Likewise the darkness does not deny the Word but reaches the Silence in the very heart of the Word.

The divine darkness is entered by 'closing the eyes', that is by renouncing a gaze that is diffusive, objectifying, possessive, and by learning to look inward -or simply with the eyes shut, as in the state of loving abandon.

«At first the revelation of God tο Moses is made in light. Then God speaks to him in the cloud. Finally, by climbing up higher, Moses contemplates God in the darkness.

See what we learn from this. The passage from darkness to light is the initial separation from lying and erroneous views about God.

The more attentive awareness of hidden objects, guiding the soul by means of visible things to invisible reality, is like a cloud obscuring the whole perceptible world, leading the soul and accustoming it to the contemplation of what is hidden.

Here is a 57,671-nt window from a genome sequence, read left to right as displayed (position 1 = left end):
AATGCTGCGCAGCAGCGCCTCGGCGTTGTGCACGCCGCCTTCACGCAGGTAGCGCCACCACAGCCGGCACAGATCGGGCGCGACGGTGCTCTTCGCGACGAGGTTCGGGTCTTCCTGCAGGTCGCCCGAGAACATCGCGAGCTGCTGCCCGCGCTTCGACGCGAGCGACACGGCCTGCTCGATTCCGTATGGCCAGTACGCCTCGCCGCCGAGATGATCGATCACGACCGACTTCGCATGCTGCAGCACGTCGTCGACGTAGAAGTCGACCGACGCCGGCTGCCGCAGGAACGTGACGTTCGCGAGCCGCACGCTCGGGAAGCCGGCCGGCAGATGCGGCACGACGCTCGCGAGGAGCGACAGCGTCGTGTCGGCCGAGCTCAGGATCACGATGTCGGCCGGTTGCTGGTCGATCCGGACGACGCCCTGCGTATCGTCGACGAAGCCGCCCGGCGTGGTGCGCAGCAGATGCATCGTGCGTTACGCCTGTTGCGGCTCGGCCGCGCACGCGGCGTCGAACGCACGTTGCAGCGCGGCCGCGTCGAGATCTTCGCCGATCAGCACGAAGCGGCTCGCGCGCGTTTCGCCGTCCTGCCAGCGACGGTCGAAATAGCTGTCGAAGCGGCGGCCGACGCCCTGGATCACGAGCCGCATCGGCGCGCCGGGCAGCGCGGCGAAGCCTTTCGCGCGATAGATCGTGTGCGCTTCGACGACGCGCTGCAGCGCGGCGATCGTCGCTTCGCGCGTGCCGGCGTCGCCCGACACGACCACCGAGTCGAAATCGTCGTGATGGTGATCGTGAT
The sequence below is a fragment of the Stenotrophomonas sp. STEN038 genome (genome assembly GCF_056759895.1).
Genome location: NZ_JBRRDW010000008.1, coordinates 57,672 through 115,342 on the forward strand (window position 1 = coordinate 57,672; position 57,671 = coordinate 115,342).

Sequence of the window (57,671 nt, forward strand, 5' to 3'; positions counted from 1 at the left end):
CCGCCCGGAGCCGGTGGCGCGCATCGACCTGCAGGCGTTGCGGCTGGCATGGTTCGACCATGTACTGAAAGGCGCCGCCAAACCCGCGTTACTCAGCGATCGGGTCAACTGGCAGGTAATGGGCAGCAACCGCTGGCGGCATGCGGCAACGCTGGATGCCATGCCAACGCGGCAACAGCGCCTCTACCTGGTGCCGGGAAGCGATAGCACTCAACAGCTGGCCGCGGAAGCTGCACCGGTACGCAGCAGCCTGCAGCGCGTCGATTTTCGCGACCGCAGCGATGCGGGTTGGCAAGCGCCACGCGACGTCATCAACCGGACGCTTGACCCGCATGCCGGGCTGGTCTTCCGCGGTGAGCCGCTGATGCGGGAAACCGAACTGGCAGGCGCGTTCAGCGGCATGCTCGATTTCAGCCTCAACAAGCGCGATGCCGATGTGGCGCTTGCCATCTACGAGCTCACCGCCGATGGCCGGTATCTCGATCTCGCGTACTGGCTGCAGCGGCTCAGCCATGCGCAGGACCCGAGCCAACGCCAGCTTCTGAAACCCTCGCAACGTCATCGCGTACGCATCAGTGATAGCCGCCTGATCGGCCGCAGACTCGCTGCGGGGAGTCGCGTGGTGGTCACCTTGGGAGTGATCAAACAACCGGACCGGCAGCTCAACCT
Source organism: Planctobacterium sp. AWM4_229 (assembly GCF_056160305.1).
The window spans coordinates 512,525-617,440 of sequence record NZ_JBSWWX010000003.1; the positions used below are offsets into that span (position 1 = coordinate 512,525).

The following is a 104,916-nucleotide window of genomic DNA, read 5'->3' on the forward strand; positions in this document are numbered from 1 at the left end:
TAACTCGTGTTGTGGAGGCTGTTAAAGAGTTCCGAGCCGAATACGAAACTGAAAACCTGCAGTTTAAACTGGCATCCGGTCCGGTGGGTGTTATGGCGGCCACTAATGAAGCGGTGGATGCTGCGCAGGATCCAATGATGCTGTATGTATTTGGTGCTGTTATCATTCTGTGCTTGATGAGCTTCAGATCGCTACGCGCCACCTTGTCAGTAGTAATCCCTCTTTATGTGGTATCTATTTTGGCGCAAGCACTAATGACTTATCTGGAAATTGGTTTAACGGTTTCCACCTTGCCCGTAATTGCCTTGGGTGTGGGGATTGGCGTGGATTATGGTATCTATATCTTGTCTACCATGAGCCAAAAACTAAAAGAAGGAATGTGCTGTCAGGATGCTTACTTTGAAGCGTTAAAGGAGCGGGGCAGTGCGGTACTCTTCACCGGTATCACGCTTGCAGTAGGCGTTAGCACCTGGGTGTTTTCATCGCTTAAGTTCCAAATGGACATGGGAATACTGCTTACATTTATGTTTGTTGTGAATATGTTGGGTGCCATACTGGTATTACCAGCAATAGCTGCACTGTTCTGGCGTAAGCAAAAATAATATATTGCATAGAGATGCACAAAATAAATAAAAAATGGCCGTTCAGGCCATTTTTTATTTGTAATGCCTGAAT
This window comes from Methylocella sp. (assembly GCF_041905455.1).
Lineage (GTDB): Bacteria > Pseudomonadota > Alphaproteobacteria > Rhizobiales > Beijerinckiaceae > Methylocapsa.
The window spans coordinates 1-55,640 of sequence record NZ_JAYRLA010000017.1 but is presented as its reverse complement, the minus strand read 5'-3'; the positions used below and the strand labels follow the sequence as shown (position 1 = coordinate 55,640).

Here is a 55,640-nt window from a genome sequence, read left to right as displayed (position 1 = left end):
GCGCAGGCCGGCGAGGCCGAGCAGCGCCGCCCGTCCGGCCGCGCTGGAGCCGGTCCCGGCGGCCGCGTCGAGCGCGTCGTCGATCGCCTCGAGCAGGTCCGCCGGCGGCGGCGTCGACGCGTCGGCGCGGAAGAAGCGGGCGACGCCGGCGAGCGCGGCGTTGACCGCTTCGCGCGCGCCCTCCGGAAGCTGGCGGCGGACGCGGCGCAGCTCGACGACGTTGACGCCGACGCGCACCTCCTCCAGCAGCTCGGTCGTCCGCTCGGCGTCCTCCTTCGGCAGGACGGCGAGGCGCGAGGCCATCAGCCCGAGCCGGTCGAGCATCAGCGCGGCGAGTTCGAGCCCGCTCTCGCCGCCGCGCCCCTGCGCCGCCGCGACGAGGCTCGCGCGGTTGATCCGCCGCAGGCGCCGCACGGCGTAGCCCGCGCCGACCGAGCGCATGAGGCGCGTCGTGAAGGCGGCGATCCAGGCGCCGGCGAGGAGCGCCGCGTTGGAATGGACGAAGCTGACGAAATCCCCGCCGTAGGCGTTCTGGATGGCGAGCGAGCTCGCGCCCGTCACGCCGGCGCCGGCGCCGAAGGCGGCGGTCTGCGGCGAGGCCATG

Finally the soul, which has travelled by these ways towards the things that are above and has abandoned everything that is accessible to human nature, penetrates into the sanctuary of the knowledge of God that is wrapped οn all sides in darkness. There, as everything perceptible and intelligible has been left outside, there remains for the soul's contemplation οnly what cannot be grasped by the intellect.

It is there that God dwells according tο the words of Scripture: 'Moses drew near to the thick darkness' (Exodus 20.21).» Gregory οf Nyssa Life of Moses (PG 44,376-7) «Superessential Trinity, more than divine and more than good, thou that presidest over divine Christian wisdom, lead us nοt οnly beyond all light, but even beyond unknowing, up tο the highest peak of the mystical Scriptures, tο the place where the simple and absolute and incorruptible mysteries of the godhead are revealed, in the more-than-luminous darkness of the Silence.